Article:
The industry is missing an opportunity to educate the public about bad actors who capitalize off of protest, voting rights education and police brutality petitions through social engineering and phishing attacks.

Tiffany Ricks, CEO, HacWare

July 8, 2020

4 Min Read

I have always been hopeful for a time like this when America finally has had enough of police brutality, a broken justice system, and systemic racism against black Americans. As an African American woman who grew up in an underserved community on the east side of Fort Worth, Texas, and worked incredibly hard to become an award-winning cybersecurity entrepreneur, I have seen firsthand how issues affecting underserved communities are ignored until the impact spreads and hits overserved communities. 

When I saw the video of Ahmaud Arbery killed in the middle of the street and images of George Floyd killed in the street, I could not sleep, and I was angry. I thought about the previous times when there was no justice and felt helpless. But when I saw the Black Lives Matter protest and corporations from all over the world standing in solidarity, I became inspired. I commend all of the corporations that are publicly addressing the racism in America because they are finally seeing how their silence and insensitive actions have contributed to the problem. 

I believe the world is shifting toward holding companies more accountable for their social behavior. Yet, as I saw an increasing number of companies becoming more vocal, it bothered me to see that some of the cybersecurity companies that I respect stay silent during this very important time. This prompted me to direct the HacWare research team to monitor the Twitter social media posts of Cybercrime Magazine's top 150 cybersecurity software companies and the top 100 managed security services providers (MSSPs) from MSSP Alert during June 1 to June 19.

Racism & Corporate Culture
Our research shows that, in terms of social media, the majority of the security industry's top companies have been silent about the Black Lives Matter cause. A full 76% of the MSSPs were silent and 71% of cybersecurity software companies were silent about systemic racism, police brutality, and Black Lives Matter, in general. The research shows that the most trusted cybersecurity companies do not stand publicly for dismantling systemic racism and changing racially biased behavior, a silence that negatively affects company culture and brand because it is extremely insensitive to black employees and customers. 

I remember in 2016 when I worked in corporate America and first heard the news about how Philando Castile was fatally shot by a Minnesota police officer. I watched the video and could not believe my eyes and began crying about it at work. Another black co-worker came over to mourn with me. Then, a white co-worker came over and asked what was wrong and said she didn't understand why everyone is so upset, adding, "You did not know the guy personally."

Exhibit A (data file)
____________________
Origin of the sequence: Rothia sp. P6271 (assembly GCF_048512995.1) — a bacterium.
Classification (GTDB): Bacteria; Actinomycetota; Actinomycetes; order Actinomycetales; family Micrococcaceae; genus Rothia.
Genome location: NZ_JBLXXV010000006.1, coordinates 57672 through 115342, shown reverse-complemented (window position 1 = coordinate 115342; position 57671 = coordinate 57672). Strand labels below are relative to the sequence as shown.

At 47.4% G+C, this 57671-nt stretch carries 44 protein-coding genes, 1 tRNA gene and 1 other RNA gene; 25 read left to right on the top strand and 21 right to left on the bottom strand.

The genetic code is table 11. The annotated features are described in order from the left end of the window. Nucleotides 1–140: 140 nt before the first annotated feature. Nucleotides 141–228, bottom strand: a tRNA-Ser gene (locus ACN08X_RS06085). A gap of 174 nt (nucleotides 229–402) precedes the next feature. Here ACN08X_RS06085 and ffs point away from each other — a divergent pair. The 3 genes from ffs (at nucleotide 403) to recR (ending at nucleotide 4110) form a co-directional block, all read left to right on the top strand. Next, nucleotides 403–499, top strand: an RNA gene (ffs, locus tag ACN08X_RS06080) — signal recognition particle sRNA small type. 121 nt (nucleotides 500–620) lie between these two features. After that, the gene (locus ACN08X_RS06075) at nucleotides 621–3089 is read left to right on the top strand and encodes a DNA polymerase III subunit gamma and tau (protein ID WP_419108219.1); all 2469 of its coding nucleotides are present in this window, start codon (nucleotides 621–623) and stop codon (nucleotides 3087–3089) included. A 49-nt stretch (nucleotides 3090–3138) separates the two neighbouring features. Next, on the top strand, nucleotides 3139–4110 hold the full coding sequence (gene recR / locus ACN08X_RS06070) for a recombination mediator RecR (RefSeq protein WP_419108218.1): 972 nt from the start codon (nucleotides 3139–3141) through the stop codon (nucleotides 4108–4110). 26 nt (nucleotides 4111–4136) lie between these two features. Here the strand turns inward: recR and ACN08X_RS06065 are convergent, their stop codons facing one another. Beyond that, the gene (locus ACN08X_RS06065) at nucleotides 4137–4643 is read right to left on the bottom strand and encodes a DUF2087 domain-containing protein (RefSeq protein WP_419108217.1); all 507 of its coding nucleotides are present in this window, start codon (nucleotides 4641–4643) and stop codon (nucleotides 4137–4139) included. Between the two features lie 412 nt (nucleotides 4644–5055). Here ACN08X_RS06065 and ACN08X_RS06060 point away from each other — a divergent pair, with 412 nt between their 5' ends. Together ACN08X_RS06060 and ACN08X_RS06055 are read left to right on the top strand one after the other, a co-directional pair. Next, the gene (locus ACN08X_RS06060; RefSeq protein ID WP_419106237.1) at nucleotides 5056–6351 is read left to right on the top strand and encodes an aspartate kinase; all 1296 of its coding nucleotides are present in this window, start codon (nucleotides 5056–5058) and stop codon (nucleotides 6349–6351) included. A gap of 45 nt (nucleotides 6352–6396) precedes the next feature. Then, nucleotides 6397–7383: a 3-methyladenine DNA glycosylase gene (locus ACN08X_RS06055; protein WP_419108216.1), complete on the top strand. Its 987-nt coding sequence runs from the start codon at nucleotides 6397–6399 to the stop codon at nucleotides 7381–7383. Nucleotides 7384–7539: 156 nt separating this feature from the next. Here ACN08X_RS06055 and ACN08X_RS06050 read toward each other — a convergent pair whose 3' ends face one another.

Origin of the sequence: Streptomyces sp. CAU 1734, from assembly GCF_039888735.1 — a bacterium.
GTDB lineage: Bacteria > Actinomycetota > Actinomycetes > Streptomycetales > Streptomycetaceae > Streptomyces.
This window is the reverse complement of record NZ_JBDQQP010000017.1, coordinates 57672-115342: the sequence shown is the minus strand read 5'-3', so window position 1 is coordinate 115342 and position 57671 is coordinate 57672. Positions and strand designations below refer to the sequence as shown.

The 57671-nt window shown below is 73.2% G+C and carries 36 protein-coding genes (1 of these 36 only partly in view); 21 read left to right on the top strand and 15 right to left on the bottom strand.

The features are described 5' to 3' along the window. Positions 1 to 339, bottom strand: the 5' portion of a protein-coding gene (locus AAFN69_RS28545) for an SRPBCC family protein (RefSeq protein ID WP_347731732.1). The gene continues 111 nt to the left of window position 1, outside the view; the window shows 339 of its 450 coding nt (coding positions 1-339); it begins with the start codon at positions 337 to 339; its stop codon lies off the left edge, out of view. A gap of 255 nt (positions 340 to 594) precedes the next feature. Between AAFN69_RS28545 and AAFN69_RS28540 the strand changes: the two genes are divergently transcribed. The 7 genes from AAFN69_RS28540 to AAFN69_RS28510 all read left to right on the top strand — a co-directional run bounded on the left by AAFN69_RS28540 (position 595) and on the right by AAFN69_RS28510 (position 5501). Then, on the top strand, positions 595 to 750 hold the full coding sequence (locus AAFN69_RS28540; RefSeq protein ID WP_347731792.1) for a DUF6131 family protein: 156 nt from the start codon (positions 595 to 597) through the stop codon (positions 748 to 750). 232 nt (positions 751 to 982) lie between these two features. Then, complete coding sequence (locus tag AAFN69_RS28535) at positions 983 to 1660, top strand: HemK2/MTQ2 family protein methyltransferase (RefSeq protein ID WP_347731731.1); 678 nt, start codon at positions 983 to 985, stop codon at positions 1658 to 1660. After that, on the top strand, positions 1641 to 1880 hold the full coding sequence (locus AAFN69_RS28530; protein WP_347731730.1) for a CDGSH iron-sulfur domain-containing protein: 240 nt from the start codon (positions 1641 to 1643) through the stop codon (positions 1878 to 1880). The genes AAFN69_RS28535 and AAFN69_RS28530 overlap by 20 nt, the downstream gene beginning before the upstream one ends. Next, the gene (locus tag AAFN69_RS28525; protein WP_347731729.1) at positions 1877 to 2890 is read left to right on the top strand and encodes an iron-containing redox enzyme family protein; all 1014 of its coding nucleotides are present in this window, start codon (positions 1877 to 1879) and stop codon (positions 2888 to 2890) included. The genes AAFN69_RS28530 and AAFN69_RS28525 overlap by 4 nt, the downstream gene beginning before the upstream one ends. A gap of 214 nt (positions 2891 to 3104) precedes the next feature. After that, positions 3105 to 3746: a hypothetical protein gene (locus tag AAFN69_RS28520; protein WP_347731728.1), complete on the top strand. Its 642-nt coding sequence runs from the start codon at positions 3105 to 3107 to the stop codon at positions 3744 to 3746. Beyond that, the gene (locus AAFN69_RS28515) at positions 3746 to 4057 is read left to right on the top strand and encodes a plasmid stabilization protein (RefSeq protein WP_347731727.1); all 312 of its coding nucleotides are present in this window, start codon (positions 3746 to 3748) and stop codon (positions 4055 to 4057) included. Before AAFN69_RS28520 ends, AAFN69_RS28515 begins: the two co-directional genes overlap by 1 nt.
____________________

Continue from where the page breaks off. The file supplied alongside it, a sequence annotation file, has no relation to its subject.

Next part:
My thoughts were "this was a human being who was murdered in front of his family." The company's silence to police brutality and its expectation that co-workers should act as if nothing happened made me feel alone. The company did not have many African American employees, but the silence surrounding Castile and many others like him made me realize that I didn't belong there because the company did not care about issues that affect the black community. It's why I strongly believe that when cybersecurity companies do not publicly speak about these events, it creates an internal culture that is insensitive, drives many black professionals to leave corporate America, and perpetuates the growing lack of diversity in technology.

Threat Intel & BLM
But diversity is only one reason for the cybersecurity industry to take a hard look at its corporate culture surrounding racial injustice. The industry is also missing an opportunity to educate the public about bad actors who are capitalizing off of BLM, protest, policing, voting rights education, and police brutality petitions through social engineering and phishing attacks. Our results: Only 5% of the top 100 MSSPs use their Twitter account to educate the public about the dangers of racially charged threats, while just 3% of the top cybersecurity software companies use their Twitter account for racial injustice education.

Black Lives Matter is an issue that many of us in the security industry care deeply about, especially as threat actors exploit the movement by attacking vulnerable people, such as the distributed denial-of-service campaign June 2 aimed at the Austin Justice Coalition, a community organization that empowers the black community in Texas, or phishing attacks that lure email users to fall for scams by impersonating Black Lives Matter activists. Here's my challenge to the industry: We must expand our threat education to cover uncomfortable topics like racism to ensure that our most vulnerable customers are aware and able to protect themselves. 

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About the Author(s)

Tiffany Ricks

CEO, HacWare

Tiffany Ricks is a respected serial entrepreneur, ethical hacker, and DoD software engineer. Tiffany has been recognized as a 2020 Top 50 Innovator by Dallas Innovates and the 2017 National Society of Black Engineers Hidden Figures award recipient. She has over 15 years of experience in software engineering and cybersecurity. Tiffany Ricks is currently the CEO at HacWare, a data science-driven cybersecurity education startup.

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